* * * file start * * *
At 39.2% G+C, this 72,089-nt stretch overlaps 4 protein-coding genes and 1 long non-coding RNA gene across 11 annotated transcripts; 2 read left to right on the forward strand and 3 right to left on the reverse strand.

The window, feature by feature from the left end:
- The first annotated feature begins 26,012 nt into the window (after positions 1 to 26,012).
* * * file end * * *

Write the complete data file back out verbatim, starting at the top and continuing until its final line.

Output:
At 39.2% G+C, this 72,089-nt stretch overlaps 4 protein-coding genes and 1 long non-coding RNA gene across 11 annotated transcripts; 2 read left to right on the forward strand and 3 right to left on the reverse strand.

The window, feature by feature from the left end:
- The first annotated feature begins 26,012 nt into the window (after positions 1 to 26,012).